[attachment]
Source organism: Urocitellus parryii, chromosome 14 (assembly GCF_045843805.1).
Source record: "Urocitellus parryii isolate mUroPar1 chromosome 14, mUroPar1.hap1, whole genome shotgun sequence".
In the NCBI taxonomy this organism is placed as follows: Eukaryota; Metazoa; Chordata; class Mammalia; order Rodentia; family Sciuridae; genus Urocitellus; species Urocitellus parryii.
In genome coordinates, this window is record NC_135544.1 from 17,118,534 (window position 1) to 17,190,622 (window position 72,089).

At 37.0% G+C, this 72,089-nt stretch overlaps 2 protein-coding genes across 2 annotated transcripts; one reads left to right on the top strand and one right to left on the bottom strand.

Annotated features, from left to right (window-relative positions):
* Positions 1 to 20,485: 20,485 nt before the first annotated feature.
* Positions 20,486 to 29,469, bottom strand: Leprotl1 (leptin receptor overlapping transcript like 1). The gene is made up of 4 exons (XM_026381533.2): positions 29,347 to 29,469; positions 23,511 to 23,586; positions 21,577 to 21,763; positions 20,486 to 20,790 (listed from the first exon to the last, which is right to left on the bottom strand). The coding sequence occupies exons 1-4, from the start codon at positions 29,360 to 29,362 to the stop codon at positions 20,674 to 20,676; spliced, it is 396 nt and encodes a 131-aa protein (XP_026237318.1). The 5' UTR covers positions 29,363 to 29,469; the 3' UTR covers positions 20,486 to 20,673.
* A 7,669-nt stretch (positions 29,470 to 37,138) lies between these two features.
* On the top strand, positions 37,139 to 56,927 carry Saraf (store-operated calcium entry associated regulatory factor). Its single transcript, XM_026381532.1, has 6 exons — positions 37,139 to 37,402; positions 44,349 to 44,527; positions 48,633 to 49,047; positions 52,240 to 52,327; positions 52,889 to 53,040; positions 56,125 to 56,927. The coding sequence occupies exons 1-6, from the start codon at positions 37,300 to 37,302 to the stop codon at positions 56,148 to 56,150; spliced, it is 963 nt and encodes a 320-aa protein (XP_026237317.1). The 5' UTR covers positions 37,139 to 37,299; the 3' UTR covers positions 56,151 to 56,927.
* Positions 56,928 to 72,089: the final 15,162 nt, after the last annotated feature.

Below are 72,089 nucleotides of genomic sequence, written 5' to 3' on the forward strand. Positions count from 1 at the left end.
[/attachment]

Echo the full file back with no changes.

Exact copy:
Source organism: Urocitellus parryii, chromosome 14 (assembly GCF_045843805.1).
Source record: "Urocitellus parryii isolate mUroPar1 chromosome 14, mUroPar1.hap1, whole genome shotgun sequence".
In the NCBI taxonomy this organism is placed as follows: Eukaryota; Metazoa; Chordata; class Mammalia; order Rodentia; family Sciuridae; genus Urocitellus; species Urocitellus parryii.
In genome coordinates, this window is record NC_135544.1 from 17,118,534 (window position 1) to 17,190,622 (window position 72,089).

At 37.0% G+C, this 72,089-nt stretch overlaps 2 protein-coding genes across 2 annotated transcripts; one reads left to right on the top strand and one right to left on the bottom strand.

Annotated features, from left to right (window-relative positions):
* Positions 1 to 20,485: 20,485 nt before the first annotated feature.
* Positions 20,486 to 29,469, bottom strand: Leprotl1 (leptin receptor overlapping transcript like 1). The gene is made up of 4 exons (XM_026381533.2): positions 29,347 to 29,469; positions 23,511 to 23,586; positions 21,577 to 21,763; positions 20,486 to 20,790 (listed from the first exon to the last, which is right to left on the bottom strand). The coding sequence occupies exons 1-4, from the start codon at positions 29,360 to 29,362 to the stop codon at positions 20,674 to 20,676; spliced, it is 396 nt and encodes a 131-aa protein (XP_026237318.1). The 5' UTR covers positions 29,363 to 29,469; the 3' UTR covers positions 20,486 to 20,673.
* A 7,669-nt stretch (positions 29,470 to 37,138) lies between these two features.
* On the top strand, positions 37,139 to 56,927 carry Saraf (store-operated calcium entry associated regulatory factor). Its single transcript, XM_026381532.1, has 6 exons — positions 37,139 to 37,402; positions 44,349 to 44,527; positions 48,633 to 49,047; positions 52,240 to 52,327; positions 52,889 to 53,040; positions 56,125 to 56,927. The coding sequence occupies exons 1-6, from the start codon at positions 37,300 to 37,302 to the stop codon at positions 56,148 to 56,150; spliced, it is 963 nt and encodes a 320-aa protein (XP_026237317.1). The 5' UTR covers positions 37,139 to 37,299; the 3' UTR covers positions 56,151 to 56,927.
* Positions 56,928 to 72,089: the final 15,162 nt, after the last annotated feature.

Below are 72,089 nucleotides of genomic sequence, written 5' to 3' on the forward strand. Positions count from 1 at the left end.